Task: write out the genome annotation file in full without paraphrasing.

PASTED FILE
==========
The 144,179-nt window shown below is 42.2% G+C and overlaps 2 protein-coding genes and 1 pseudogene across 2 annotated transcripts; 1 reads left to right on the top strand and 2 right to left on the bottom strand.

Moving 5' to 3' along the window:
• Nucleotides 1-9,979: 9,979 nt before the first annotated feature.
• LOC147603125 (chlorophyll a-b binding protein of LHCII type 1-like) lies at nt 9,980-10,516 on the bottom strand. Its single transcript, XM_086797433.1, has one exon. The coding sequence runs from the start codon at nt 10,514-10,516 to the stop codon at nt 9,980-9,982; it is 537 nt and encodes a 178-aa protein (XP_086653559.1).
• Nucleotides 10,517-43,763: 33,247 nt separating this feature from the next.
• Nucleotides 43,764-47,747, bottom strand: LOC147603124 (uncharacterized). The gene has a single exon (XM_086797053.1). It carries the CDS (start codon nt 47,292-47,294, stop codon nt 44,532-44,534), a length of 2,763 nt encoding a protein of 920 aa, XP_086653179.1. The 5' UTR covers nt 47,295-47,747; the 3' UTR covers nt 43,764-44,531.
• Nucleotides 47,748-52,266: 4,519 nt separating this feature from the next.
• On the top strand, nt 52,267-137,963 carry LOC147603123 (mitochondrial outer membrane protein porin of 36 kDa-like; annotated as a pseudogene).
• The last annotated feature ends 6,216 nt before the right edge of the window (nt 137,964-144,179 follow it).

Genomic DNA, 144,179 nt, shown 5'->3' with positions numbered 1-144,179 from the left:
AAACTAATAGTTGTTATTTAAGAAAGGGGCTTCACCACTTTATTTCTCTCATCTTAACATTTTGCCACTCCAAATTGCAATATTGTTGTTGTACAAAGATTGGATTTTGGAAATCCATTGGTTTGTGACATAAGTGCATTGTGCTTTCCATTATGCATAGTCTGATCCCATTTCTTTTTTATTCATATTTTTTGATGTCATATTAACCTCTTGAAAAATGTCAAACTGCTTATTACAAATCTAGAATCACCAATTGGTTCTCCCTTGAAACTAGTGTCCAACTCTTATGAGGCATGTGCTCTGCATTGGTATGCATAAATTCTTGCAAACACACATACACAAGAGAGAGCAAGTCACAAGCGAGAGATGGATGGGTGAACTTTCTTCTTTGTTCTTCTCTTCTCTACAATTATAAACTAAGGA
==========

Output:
The 144,179-nt window shown below is 42.2% G+C and overlaps 2 protein-coding genes and 1 pseudogene across 2 annotated transcripts; 1 reads left to right on the top strand and 2 right to left on the bottom strand.

Moving 5' to 3' along the window:
• Nucleotides 1-9,979: 9,979 nt before the first annotated feature.
• LOC147603125 (chlorophyll a-b binding protein of LHCII type 1-like) lies at nt 9,980-10,516 on the bottom strand. Its single transcript, XM_086797433.1, has one exon. The coding sequence runs from the start codon at nt 10,514-10,516 to the stop codon at nt 9,980-9,982; it is 537 nt and encodes a 178-aa protein (XP_086653559.1).
• Nucleotides 10,517-43,763: 33,247 nt separating this feature from the next.
• Nucleotides 43,764-47,747, bottom strand: LOC147603124 (uncharacterized). The gene has a single exon (XM_086797053.1). It carries the CDS (start codon nt 47,292-47,294, stop codon nt 44,532-44,534), a length of 2,763 nt encoding a protein of 920 aa, XP_086653179.1. The 5' UTR covers nt 47,295-47,747; the 3' UTR covers nt 43,764-44,531.
• Nucleotides 47,748-52,266: 4,519 nt separating this feature from the next.
• On the top strand, nt 52,267-137,963 carry LOC147603123 (mitochondrial outer membrane protein porin of 36 kDa-like; annotated as a pseudogene).
• The last annotated feature ends 6,216 nt before the right edge of the window (nt 137,964-144,179 follow it).

Genomic DNA, 144,179 nt, shown 5'->3' with positions numbered 1-144,179 from the left:
AAACTAATAGTTGTTATTTAAGAAAGGGGCTTCACCACTTTATTTCTCTCATCTTAACATTTTGCCACTCCAAATTGCAATATTGTTGTTGTACAAAGATTGGATTTTGGAAATCCATTGGTTTGTGACATAAGTGCATTGTGCTTTCCATTATGCATAGTCTGATCCCATTTCTTTTTTATTCATATTTTTTGATGTCATATTAACCTCTTGAAAAATGTCAAACTGCTTATTACAAATCTAGAATCACCAATTGGTTCTCCCTTGAAACTAGTGTCCAACTCTTATGAGGCATGTGCTCTGCATTGGTATGCATAAATTCTTGCAAACACACATACACAAGAGAGAGCAAGTCACAAGCGAGAGATGGATGGGTGAACTTTCTTCTTTGTTCTTCTCTTCTCTACAATTATAAACTAAGGA